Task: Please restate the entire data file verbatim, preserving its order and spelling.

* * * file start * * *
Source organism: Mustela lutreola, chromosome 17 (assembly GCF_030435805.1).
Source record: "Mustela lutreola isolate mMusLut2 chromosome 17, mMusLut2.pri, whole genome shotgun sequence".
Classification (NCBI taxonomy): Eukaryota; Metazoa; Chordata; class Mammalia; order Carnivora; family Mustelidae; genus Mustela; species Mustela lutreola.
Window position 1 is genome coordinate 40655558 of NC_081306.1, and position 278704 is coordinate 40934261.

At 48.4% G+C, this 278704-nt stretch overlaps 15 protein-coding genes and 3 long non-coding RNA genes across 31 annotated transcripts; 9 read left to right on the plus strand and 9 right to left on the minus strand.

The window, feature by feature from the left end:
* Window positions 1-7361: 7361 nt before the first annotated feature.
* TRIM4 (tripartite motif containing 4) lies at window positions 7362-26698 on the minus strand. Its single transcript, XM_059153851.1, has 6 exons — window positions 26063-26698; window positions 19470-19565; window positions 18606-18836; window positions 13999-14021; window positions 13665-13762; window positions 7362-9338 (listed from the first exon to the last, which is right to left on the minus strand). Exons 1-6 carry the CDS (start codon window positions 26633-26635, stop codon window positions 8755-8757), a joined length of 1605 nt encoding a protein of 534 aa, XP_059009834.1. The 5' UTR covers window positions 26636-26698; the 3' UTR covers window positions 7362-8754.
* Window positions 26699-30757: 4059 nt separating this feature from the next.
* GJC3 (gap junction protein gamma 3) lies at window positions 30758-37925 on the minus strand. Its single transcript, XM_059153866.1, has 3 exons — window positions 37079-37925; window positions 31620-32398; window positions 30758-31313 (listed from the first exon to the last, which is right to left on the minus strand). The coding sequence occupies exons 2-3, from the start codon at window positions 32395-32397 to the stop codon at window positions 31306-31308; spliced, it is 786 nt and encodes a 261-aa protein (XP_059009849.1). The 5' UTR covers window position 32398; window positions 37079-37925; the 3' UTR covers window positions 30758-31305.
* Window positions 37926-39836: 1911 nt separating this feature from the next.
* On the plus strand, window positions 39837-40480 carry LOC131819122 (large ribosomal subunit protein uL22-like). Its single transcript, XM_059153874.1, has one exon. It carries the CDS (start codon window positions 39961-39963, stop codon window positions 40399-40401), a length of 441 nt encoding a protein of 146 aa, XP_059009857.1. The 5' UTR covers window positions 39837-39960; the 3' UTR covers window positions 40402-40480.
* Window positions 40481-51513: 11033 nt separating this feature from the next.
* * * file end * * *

Source organism: Mustela lutreola, chromosome 17 (assembly GCF_030435805.1).
Source record: "Mustela lutreola isolate mMusLut2 chromosome 17, mMusLut2.pri, whole genome shotgun sequence".
Classification (NCBI taxonomy): Eukaryota; Metazoa; Chordata; class Mammalia; order Carnivora; family Mustelidae; genus Mustela; species Mustela lutreola.
Window position 1 is genome coordinate 40655558 of NC_081306.1, and position 278704 is coordinate 40934261.

At 48.4% G+C, this 278704-nt stretch overlaps 15 protein-coding genes and 3 long non-coding RNA genes across 31 annotated transcripts; 9 read left to right on the plus strand and 9 right to left on the minus strand.

The window, feature by feature from the left end:
* Window positions 1-7361: 7361 nt before the first annotated feature.
* TRIM4 (tripartite motif containing 4) lies at window positions 7362-26698 on the minus strand. Its single transcript, XM_059153851.1, has 6 exons — window positions 26063-26698; window positions 19470-19565; window positions 18606-18836; window positions 13999-14021; window positions 13665-13762; window positions 7362-9338 (listed from the first exon to the last, which is right to left on the minus strand). Exons 1-6 carry the CDS (start codon window positions 26633-26635, stop codon window positions 8755-8757), a joined length of 1605 nt encoding a protein of 534 aa, XP_059009834.1. The 5' UTR covers window positions 26636-26698; the 3' UTR covers window positions 7362-8754.
* Window positions 26699-30757: 4059 nt separating this feature from the next.
* GJC3 (gap junction protein gamma 3) lies at window positions 30758-37925 on the minus strand. Its single transcript, XM_059153866.1, has 3 exons — window positions 37079-37925; window positions 31620-32398; window positions 30758-31313 (listed from the first exon to the last, which is right to left on the minus strand). The coding sequence occupies exons 2-3, from the start codon at window positions 32395-32397 to the stop codon at window positions 31306-31308; spliced, it is 786 nt and encodes a 261-aa protein (XP_059009849.1). The 5' UTR covers window position 32398; window positions 37079-37925; the 3' UTR covers window positions 30758-31305.
* Window positions 37926-39836: 1911 nt separating this feature from the next.
* On the plus strand, window positions 39837-40480 carry LOC131819122 (large ribosomal subunit protein uL22-like). Its single transcript, XM_059153874.1, has one exon. It carries the CDS (start codon window positions 39961-39963, stop codon window positions 40399-40401), a length of 441 nt encoding a protein of 146 aa, XP_059009857.1. The 5' UTR covers window positions 39837-39960; the 3' UTR covers window positions 40402-40480.
* Window positions 40481-51513: 11033 nt separating this feature from the next.